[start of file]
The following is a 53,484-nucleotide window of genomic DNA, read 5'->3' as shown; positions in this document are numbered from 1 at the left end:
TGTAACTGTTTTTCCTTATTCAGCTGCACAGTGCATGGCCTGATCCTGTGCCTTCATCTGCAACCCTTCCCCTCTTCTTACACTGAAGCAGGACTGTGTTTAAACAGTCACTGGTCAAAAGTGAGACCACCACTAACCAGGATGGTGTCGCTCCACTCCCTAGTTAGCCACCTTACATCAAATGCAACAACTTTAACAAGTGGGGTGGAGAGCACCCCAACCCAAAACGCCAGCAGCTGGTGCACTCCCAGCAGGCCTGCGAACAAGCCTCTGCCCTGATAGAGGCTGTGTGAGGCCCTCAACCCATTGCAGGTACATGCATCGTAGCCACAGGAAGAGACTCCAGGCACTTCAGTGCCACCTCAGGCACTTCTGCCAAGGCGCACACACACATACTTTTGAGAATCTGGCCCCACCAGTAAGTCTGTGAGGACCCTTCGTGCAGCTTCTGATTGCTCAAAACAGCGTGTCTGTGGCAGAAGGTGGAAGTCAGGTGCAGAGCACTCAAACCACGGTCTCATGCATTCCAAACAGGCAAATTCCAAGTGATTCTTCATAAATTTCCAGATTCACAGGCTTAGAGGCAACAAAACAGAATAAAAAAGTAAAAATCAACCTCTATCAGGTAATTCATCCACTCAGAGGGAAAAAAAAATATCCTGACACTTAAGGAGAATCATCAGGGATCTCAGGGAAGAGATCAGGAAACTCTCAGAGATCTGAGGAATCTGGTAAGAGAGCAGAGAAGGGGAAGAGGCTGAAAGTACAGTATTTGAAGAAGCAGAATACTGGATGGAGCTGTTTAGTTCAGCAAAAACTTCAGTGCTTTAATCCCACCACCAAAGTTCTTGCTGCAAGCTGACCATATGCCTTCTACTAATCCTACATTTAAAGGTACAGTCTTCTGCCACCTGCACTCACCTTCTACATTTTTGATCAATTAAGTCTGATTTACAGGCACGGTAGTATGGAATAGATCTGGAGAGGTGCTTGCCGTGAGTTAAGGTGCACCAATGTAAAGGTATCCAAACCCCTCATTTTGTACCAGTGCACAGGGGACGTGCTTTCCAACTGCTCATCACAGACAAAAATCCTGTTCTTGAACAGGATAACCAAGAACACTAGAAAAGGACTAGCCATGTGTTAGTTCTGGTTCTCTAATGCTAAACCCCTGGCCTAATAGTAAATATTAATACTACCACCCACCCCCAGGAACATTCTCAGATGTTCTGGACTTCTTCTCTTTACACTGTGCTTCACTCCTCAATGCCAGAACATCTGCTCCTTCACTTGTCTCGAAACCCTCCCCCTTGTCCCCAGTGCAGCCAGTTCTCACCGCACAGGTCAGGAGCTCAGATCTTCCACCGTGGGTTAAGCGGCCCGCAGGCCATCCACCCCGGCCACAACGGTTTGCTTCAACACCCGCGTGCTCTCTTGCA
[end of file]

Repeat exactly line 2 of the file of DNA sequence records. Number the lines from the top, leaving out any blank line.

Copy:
TGTAACTGTTTTTCCTTATTCAGCTGCACAGTGCATGGCCTGATCCTGTGCCTTCATCTGCAACCCTTCCCCTCTTCTTACACTGAAGCAGGACTGTGTTTAAACAGTCACTGGTCAAAAGTGAGACCACCACTAACCAGGATGGTGTCGCTCCACTCCCTAGTTAGCCACCTTACATCAAATGCAACAACTTTAACAAGTGGGGTGGAGAGCACCCCAACCCAAAACGCCAGCAGCTGGTGCACTCCCAGCAGGCCTGCGAACAAGCCTCTGCCCTGATAGAGGCTGTGTGAGGCCCTCAACCCATTGCAGGTACATGCATCGTAGCCACAGGAAGAGACTCCAGGCACTTCAGTGCCACCTCAGGCACTTCTGCCAAGGCGCACACACACATACTTTTGAGAATCTGGCCCCACCAGTAAGTCTGTGAGGACCCTTCGTGCAGCTTCTGATTGCTCAAAACAGCGTGTCTGTGGCAGAAGGTGGAAGTCAGGTGCAGAGCACTCAAACCACGGTCTCATGCATTCCAAACAGGCAAATTCCAAGTGATTCTTCATAAATTTCCAGATTCACAGGCTTAGAGGCAACAAAACAGAATAAAAAAGTAAAAATCAACCTCTATCAGGTAATTCATCCACTCAGAGGGAAAAAAAAATATCCTGACACTTAAGGAGAATCATCAGGGATCTCAGGGAAGAGATCAGGAAACTCTCAGAGATCTGAGGAATCTGGTAAGAGAGCAGAGAAGGGGAAGAGGCTGAAAGTACAGTATTTGAAGAAGCAGAATACTGGATGGAGCTGTTTAGTTCAGCAAAAACTTCAGTGCTTTAATCCCACCACCAAAGTTCTTGCTGCAAGCTGACCATATGCCTTCTACTAATCCTACATTTAAAGGTACAGTCTTCTGCCACCTGCACTCACCTTCTACATTTTTGATCAATTAAGTCTGATTTACAGGCACGGTAGTATGGAATAGATCTGGAGAGGTGCTTGCCGTGAGTTAAGGTGCACCAATGTAAAGGTATCCAAACCCCTCATTTTGTACCAGTGCACAGGGGACGTGCTTTCCAACTGCTCATCACAGACAAAAATCCTGTTCTTGAACAGGATAACCAAGAACACTAGAAAAGGACTAGCCATGTGTTAGTTCTGGTTCTCTAATGCTAAACCCCTGGCCTAATAGTAAATATTAATACTACCACCCACCCCCAGGAACATTCTCAGATGTTCTGGACTTCTTCTCTTTACACTGTGCTTCACTCCTCAATGCCAGAACATCTGCTCCTTCACTTGTCTCGAAACCCTCCCCCTTGTCCCCAGTGCAGCCAGTTCTCACCGCACAGGTCAGGAGCTCAGATCTTCCACCGTGGGTTAAGCGGCCCGCAGGCCATCCACCCCGGCCACAACGGTTTGCTTCAACACCCGCGTGCTCTCTTGCA